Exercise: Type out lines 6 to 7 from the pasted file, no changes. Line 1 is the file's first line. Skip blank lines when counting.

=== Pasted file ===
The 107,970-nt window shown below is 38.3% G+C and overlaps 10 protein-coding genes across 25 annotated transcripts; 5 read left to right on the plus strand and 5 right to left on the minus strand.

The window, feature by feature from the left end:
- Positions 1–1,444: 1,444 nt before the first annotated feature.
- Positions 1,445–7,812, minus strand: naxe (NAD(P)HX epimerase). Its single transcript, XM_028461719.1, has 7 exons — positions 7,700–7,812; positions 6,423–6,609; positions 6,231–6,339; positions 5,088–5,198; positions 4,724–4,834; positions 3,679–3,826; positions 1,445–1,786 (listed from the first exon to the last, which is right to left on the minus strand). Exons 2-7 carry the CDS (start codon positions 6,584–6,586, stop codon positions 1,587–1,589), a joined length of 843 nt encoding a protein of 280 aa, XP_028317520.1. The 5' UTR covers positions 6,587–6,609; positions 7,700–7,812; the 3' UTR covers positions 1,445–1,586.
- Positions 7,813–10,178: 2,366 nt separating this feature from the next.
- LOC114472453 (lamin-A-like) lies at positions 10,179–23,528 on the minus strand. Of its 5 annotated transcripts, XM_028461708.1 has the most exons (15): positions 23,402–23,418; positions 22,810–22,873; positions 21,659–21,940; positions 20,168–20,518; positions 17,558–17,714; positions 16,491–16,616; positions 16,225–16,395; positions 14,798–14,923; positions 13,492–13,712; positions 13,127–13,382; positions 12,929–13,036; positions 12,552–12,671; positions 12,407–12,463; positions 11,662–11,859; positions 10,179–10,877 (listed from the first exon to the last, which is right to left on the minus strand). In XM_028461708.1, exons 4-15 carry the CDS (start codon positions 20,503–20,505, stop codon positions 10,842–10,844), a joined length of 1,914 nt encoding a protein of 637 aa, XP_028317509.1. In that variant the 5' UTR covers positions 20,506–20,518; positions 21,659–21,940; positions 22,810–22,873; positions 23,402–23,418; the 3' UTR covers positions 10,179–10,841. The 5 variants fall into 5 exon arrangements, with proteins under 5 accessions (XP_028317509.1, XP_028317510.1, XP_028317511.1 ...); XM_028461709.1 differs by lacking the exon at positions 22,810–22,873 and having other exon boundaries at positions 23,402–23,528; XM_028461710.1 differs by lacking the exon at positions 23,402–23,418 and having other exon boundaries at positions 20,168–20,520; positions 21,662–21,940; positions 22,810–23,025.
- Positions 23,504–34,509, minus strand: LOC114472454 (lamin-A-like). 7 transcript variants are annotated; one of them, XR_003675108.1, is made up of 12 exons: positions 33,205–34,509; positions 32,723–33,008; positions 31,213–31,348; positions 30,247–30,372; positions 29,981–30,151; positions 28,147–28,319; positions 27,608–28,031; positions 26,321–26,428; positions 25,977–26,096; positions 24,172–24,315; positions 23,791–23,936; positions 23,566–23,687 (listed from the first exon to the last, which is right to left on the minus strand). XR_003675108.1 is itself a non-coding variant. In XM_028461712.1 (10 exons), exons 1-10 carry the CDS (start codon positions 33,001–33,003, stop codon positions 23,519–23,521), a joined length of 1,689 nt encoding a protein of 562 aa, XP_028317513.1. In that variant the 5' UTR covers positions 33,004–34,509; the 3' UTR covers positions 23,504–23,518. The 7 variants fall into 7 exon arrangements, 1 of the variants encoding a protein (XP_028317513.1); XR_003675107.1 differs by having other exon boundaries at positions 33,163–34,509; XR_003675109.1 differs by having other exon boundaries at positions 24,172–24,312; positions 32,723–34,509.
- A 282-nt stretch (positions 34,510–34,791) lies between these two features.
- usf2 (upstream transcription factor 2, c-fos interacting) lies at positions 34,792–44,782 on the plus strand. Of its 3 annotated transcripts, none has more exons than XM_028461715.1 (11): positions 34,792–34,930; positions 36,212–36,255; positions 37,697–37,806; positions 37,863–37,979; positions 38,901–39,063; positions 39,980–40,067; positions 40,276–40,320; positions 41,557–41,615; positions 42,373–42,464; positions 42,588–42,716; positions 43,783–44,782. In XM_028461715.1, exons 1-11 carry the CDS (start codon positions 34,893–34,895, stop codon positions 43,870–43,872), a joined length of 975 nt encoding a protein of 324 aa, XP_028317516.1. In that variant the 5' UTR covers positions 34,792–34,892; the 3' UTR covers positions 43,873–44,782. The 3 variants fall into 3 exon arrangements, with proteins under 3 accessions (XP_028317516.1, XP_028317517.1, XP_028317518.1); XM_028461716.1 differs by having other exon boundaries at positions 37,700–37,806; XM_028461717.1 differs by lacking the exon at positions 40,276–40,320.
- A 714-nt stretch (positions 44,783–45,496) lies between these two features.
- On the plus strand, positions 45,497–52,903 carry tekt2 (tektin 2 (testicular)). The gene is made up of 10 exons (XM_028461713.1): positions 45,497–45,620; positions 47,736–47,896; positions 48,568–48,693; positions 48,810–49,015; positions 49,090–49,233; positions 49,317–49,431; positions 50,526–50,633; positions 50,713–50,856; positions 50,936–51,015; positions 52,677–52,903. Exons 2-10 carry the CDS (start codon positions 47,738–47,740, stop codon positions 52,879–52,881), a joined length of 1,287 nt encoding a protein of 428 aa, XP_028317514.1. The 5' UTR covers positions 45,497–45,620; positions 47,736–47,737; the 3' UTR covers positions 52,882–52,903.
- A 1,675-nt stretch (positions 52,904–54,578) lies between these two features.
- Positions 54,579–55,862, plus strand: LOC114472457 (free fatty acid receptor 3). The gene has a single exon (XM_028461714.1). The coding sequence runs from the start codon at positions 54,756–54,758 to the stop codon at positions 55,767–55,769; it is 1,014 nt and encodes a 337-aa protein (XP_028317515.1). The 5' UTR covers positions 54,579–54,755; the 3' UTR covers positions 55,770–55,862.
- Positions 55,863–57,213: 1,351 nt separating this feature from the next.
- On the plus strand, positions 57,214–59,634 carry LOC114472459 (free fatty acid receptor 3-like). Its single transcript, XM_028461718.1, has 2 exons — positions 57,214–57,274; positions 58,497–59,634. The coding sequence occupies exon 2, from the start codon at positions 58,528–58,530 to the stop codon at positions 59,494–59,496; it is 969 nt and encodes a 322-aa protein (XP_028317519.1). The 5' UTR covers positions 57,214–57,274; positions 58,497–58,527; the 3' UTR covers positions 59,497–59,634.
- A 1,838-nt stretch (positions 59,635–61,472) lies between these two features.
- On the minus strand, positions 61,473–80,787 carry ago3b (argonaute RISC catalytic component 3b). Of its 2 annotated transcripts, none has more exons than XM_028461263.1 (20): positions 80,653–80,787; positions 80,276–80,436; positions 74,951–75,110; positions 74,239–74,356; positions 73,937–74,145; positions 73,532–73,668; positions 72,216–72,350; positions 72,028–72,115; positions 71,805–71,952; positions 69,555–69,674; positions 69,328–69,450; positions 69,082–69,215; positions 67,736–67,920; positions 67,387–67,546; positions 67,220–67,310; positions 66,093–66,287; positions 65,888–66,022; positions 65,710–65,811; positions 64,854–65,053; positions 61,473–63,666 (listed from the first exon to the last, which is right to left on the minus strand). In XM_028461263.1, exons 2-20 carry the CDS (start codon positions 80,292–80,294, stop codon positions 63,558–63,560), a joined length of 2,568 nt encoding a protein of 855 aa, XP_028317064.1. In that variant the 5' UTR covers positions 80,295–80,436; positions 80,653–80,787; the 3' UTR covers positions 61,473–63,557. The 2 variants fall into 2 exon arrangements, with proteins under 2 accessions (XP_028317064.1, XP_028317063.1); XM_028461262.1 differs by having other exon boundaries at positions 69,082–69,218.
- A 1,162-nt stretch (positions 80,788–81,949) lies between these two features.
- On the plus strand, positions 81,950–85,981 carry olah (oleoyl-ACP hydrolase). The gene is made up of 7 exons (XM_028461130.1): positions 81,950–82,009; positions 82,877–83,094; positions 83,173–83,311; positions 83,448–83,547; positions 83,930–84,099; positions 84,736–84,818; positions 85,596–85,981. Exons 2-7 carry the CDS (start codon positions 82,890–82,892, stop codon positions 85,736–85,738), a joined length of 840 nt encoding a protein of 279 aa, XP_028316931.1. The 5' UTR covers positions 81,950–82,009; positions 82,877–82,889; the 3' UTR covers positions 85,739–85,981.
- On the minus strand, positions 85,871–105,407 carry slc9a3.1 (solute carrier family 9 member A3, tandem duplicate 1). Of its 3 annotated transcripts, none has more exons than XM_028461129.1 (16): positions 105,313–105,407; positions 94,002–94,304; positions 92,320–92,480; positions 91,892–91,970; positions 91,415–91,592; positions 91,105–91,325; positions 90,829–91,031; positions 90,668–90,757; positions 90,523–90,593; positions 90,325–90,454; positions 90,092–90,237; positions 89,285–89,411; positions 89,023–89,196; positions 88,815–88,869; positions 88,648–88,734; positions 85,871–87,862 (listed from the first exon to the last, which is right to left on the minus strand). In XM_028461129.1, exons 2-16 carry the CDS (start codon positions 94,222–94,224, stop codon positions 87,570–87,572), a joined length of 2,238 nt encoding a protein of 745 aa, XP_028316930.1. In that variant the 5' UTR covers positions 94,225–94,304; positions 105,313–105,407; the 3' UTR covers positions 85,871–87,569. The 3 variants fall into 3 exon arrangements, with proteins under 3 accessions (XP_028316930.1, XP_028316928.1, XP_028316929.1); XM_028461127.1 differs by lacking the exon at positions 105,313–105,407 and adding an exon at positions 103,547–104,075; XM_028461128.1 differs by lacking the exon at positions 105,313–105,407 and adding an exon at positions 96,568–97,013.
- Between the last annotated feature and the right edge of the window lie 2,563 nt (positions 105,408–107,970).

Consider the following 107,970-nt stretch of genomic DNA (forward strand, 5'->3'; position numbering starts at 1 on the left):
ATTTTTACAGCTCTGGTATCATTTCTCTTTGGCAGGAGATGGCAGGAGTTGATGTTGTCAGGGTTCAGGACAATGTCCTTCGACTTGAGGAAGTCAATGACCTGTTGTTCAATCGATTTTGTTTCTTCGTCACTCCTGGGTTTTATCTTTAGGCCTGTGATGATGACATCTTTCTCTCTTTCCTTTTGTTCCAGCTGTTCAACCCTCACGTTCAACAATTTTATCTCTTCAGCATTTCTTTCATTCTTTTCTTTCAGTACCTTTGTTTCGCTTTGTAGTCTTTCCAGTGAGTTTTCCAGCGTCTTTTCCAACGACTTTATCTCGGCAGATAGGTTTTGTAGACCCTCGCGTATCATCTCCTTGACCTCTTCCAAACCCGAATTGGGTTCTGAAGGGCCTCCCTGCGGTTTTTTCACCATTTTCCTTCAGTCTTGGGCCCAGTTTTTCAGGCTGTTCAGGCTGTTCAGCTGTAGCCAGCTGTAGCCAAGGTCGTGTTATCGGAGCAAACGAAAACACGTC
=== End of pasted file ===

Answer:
- LOC114472453 (lamin-A-like) lies at positions 10,179–23,528 on the minus strand. Of its 5 annotated transcripts, XM_028461708.1 has the most exons (15): positions 23,402–23,418; positions 22,810–22,873; positions 21,659–21,940; positions 20,168–20,518; positions 17,558–17,714; positions 16,491–16,616; positions 16,225–16,395; positions 14,798–14,923; positions 13,492–13,712; positions 13,127–13,382; positions 12,929–13,036; positions 12,552–12,671; positions 12,407–12,463; positions 11,662–11,859; positions 10,179–10,877 (listed from the first exon to the last, which is right to left on the minus strand). In XM_028461708.1, exons 4-15 carry the CDS (start codon positions 20,503–20,505, stop codon positions 10,842–10,844), a joined length of 1,914 nt encoding a protein of 637 aa, XP_028317509.1. In that variant the 5' UTR covers positions 20,506–20,518; positions 21,659–21,940; positions 22,810–22,873; positions 23,402–23,418; the 3' UTR covers positions 10,179–10,841. The 5 variants fall into 5 exon arrangements, with proteins under 5 accessions (XP_028317509.1, XP_028317510.1, XP_028317511.1 ...); XM_028461709.1 differs by lacking the exon at positions 22,810–22,873 and having other exon boundaries at positions 23,402–23,528; XM_028461710.1 differs by lacking the exon at positions 23,402–23,418 and having other exon boundaries at positions 20,168–20,520; positions 21,662–21,940; positions 22,810–23,025.
- Positions 23,504–34,509, minus strand: LOC114472454 (lamin-A-like). 7 transcript variants are annotated; one of them, XR_003675108.1, is made up of 12 exons: positions 33,205–34,509; positions 32,723–33,008; positions 31,213–31,348; positions 30,247–30,372; positions 29,981–30,151; positions 28,147–28,319; positions 27,608–28,031; positions 26,321–26,428; positions 25,977–26,096; positions 24,172–24,315; positions 23,791–23,936; positions 23,566–23,687 (listed from the first exon to the last, which is right to left on the minus strand). XR_003675108.1 is itself a non-coding variant. In XM_028461712.1 (10 exons), exons 1-10 carry the CDS (start codon positions 33,001–33,003, stop codon positions 23,519–23,521), a joined length of 1,689 nt encoding a protein of 562 aa, XP_028317513.1. In that variant the 5' UTR covers positions 33,004–34,509; the 3' UTR covers positions 23,504–23,518. The 7 variants fall into 7 exon arrangements, 1 of the variants encoding a protein (XP_028317513.1); XR_003675107.1 differs by having other exon boundaries at positions 33,163–34,509; XR_003675109.1 differs by having other exon boundaries at positions 24,172–24,312; positions 32,723–34,509.